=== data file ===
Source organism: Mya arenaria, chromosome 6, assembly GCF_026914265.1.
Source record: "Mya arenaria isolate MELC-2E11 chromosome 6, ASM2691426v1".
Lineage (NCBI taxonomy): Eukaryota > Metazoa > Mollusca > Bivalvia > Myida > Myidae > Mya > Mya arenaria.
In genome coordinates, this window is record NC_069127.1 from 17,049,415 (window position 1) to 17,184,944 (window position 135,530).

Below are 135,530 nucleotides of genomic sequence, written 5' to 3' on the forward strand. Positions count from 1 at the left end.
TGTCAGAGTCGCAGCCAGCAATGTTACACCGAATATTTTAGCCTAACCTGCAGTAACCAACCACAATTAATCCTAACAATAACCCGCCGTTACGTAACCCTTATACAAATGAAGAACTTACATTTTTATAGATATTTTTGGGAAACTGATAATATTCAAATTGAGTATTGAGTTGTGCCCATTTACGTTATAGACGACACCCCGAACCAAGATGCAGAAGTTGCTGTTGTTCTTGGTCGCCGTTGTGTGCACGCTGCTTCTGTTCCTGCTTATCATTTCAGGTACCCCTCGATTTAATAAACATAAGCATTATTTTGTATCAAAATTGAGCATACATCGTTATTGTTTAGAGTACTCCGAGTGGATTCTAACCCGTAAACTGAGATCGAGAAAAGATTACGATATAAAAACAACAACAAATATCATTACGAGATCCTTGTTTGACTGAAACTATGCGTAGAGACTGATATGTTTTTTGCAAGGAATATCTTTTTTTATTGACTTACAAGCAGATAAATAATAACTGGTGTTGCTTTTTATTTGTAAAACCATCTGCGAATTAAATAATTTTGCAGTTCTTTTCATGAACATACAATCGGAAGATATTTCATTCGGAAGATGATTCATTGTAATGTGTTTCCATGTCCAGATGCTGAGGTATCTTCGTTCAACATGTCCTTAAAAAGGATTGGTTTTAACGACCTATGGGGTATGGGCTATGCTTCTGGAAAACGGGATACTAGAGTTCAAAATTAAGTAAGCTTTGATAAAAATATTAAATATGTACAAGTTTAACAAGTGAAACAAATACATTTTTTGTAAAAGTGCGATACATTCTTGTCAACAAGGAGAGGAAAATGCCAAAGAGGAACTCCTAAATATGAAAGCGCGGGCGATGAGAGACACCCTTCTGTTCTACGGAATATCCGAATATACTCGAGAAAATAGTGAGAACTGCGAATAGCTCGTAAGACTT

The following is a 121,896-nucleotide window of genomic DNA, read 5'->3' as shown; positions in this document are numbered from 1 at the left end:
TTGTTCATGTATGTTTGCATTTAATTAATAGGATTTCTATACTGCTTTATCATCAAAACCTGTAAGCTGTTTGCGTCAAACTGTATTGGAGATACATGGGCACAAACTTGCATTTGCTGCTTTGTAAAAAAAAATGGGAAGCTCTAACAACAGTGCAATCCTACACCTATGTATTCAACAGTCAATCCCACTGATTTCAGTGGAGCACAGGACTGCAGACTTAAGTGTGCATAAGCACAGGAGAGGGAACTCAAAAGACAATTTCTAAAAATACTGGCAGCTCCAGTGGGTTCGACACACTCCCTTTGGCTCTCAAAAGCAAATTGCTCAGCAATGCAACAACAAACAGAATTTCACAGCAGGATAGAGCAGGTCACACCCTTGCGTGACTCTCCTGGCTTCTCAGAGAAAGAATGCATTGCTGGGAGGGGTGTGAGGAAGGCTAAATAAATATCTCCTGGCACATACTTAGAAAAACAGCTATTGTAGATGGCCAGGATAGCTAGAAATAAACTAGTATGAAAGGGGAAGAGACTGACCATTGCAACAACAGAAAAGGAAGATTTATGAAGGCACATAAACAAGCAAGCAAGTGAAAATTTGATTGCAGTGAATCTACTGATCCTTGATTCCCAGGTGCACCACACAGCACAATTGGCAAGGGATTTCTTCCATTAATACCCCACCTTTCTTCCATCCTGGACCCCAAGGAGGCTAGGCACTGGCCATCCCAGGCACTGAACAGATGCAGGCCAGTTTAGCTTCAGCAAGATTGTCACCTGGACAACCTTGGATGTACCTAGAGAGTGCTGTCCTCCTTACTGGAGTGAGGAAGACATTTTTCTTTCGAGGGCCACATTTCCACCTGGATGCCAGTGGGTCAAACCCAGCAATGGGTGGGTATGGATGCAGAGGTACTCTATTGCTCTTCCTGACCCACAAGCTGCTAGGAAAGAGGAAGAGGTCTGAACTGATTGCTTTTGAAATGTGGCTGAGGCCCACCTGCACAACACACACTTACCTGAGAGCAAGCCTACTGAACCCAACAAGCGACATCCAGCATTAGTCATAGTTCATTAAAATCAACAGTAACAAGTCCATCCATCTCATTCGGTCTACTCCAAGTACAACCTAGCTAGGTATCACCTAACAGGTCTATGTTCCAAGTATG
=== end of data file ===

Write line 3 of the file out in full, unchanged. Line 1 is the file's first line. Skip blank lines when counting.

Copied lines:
Lineage (NCBI taxonomy): Eukaryota > Metazoa > Mollusca > Bivalvia > Myida > Myidae > Mya > Mya arenaria.